IB Extended Essay in Physics, particularly Aerodynamics. Written by me, Danylo Malyuta. Final grade : 3 (out of 3).

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IB Extended Essay in Physics, particularly Aerodynamics. Written by me, Danylo Malyuta. Final grade : 3 (out of 3).

Attribution Non-Commercial (BY-NC)

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WORD COUNT: 3999/4000

Identification of the effects of plain trailing-edge flap deflection on wing properties How are the lift, lift coefficient, zero-lift angle of attack, and stalling angle of attack of a wing with a NACA 2412 airfoil dependent on plain, trailing-edge flap deflection?

An experimental and theoretical approach is taken. The effect of flap deflection on wing lift is determined first from numerical thin-airfoil theory and then from empirical data collected in a low-speed wind tunnel. Results are compared and a conclusion is made in real-world context with uncertainty levels appreciated.

Danylo Malyuta; International School of Geneva: Campus des Nations; Candidate Number: 002169-029

Dedicated to my family, the time with which was foregone in the writing of this essay.

Danylo Malyuta; International School of Geneva: Campus des Nations; Candidate Number: 002169-029

The Abstract

This is an experimental study considering the change the lift, lift coefficient, zero-lift angle of attack, and stalling angle of attack of a wing with a NACA 2412 airfoil and a plain trailing-edge flap when this flap is deflected. The wing has an aspect ratio of 3.2 and the flap chord to wing chord ratio is 0.36, hence allowing for both large enough increments in the maximum lift to be measured and a small enough error to be made in predicting flap deflection effects with thin airfoil theory (this theory is bad at predicting flap effects at low flap-to-wing-chord ratios). To experimentally test the effect of flap deflection on the lifting characteristics of my wing in real life, a homemade wind tunnel was made and lift data in grams (or the equivalent grams-force) was taken by connecting the wing to a 2 D.P. balance via rods through the tunnel floor. The power plant provided a steady airflow of 4.1 m/s, allowing the wing to create appreciable lift to be collected as data. This data along with aerodynamic formulae and graphical analysis were used to convert raw lift into section lift coefficient and the zero-lift angle of attack values for different flap deflections. This allowed for several data plots to be created which showed that the maximum lift and lift coefficient were directly and positively proportional to flap deflection and that the zero-lift angle of attack was negatively, but also directly, proportional to flap deflection. It was likewise discovered that flap deflection decreases the stall angle of attack, but in so doing it increases the maximum lift achieved before this angle. Compared against textbook data, this showed that a homemade wind tunnel can correctly predict theoretical trends but cannot give accurate experimental values due to design limitations. Word Count: 296

Danylo Malyuta; International School of Geneva: Campus des Nations; Candidate Number: 002169-029

T ABLE OF C ONTENTS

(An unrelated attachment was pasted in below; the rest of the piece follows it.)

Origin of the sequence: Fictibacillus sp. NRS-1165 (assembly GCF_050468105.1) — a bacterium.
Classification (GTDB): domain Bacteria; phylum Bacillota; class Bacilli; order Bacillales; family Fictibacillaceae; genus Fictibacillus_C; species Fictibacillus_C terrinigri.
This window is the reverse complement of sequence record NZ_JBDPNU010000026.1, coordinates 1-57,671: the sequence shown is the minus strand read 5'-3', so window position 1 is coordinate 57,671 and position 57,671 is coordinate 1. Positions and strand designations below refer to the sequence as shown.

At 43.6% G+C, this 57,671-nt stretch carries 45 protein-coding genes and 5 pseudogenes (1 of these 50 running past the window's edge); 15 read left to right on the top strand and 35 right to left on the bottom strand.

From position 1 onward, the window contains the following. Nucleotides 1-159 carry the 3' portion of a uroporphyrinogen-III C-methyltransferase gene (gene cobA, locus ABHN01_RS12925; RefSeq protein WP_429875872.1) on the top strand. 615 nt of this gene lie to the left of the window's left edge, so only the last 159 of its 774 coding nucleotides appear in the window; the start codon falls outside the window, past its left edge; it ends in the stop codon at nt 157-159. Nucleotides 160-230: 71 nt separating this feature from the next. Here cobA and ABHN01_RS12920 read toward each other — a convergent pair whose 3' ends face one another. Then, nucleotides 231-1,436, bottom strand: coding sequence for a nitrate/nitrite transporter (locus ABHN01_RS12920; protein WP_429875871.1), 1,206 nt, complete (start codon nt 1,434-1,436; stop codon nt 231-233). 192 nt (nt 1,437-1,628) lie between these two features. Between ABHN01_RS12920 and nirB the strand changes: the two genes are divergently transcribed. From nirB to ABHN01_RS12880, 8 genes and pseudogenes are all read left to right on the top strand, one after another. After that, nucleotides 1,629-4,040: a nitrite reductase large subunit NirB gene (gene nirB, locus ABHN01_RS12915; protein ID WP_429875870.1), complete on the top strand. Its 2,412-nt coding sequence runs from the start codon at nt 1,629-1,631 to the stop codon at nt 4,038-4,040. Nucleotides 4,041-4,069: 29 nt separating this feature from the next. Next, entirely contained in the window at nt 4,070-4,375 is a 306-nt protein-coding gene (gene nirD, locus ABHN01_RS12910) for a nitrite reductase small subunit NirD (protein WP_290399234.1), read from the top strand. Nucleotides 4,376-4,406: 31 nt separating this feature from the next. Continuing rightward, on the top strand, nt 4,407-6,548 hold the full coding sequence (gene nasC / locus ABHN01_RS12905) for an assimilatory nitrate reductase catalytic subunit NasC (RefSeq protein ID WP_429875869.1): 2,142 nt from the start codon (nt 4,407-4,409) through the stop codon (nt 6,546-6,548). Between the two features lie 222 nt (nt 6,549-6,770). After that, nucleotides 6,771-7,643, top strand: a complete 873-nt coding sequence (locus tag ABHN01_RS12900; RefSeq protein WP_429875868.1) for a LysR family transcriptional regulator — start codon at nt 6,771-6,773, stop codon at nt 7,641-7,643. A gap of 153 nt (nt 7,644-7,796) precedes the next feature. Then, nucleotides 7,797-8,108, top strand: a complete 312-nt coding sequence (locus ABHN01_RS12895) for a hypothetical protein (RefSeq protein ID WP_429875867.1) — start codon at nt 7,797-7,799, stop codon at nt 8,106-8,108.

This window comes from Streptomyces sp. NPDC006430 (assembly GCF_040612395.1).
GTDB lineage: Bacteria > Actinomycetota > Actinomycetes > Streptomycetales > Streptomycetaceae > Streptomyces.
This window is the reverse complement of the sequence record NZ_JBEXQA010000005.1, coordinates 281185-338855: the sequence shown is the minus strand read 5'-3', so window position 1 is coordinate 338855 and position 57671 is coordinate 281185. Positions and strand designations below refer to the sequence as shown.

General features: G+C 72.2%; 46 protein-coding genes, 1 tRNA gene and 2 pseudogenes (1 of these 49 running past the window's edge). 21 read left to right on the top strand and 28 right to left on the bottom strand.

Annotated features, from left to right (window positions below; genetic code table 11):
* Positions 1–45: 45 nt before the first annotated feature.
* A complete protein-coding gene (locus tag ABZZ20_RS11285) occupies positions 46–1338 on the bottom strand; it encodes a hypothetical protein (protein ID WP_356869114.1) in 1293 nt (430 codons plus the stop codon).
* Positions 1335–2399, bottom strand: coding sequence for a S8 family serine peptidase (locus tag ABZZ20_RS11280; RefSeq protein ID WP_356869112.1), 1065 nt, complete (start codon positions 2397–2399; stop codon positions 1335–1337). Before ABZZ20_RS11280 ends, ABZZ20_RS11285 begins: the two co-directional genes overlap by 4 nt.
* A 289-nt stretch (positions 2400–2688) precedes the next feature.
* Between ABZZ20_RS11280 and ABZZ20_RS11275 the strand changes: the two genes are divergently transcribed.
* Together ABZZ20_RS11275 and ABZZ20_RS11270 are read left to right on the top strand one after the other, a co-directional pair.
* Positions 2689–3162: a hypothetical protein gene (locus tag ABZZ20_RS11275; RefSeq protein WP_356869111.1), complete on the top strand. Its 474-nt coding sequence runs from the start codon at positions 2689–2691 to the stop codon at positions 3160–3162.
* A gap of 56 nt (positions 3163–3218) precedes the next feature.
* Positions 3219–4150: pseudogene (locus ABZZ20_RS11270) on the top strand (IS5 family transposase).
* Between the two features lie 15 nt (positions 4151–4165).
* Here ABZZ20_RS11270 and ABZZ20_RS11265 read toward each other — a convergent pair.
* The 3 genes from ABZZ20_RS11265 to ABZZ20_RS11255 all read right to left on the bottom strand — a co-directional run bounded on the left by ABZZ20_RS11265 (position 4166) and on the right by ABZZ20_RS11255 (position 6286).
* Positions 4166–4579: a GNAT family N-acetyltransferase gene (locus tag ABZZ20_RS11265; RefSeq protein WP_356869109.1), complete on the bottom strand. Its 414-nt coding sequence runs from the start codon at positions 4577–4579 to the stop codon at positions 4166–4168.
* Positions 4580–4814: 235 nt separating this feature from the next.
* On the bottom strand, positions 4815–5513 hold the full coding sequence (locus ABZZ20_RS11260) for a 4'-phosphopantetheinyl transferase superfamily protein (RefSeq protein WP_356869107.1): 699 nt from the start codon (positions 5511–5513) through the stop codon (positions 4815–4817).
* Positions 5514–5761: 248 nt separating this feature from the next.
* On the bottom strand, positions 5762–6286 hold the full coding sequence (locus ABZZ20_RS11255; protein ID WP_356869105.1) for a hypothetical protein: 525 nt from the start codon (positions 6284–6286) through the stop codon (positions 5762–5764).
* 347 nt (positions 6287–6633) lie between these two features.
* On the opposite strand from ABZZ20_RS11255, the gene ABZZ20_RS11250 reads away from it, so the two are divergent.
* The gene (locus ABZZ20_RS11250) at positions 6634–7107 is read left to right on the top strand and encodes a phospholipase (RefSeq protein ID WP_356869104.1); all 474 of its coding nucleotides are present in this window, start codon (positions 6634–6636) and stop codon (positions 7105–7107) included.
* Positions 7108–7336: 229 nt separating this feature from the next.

The Abstract ............................................................................................................................................. i Introduction ............................................................................................................................................. 1 A briefing on flight mechanics ................................................................................................................ 1 The airfoil ............................................................................................................................................ 1 Basic forces acting on an airborne body.............................................................................................. 2 The lift equations ................................................................................................................................. 2 Reynolds number................................................................................................................................. 3 Boundary layer theory ......................................................................................................................... 3 Thin airfoil theory ............................................................................................................................... 5 Thin airfoil theory applied to trailing-edge flaps................................................................................. 5 What are plain trailing-edge flaps?.................................................................................................. 6 Applying flaps to a thin airfoil ...................................................................................................... 6 Hypothesis ............................................................................................................................................... 7 Physics-based ...................................................................................................................................... 8 Thin-airfoil based ................................................................................................................................ 8 Experimental design & procedure ......................................................................................................... 11 Design................................................................................................................................................ 11 Method .............................................................................................................................................. 12 Safety ................................................................................................................................................. 13 Wind tunnel test results ......................................................................................................................... 13 vs. vs. vs. plots....................................................................................................................................... 14 plots .................................................................................................................................... 19 plots .................................................................................................................................. 21 and , , and .................................................................. 24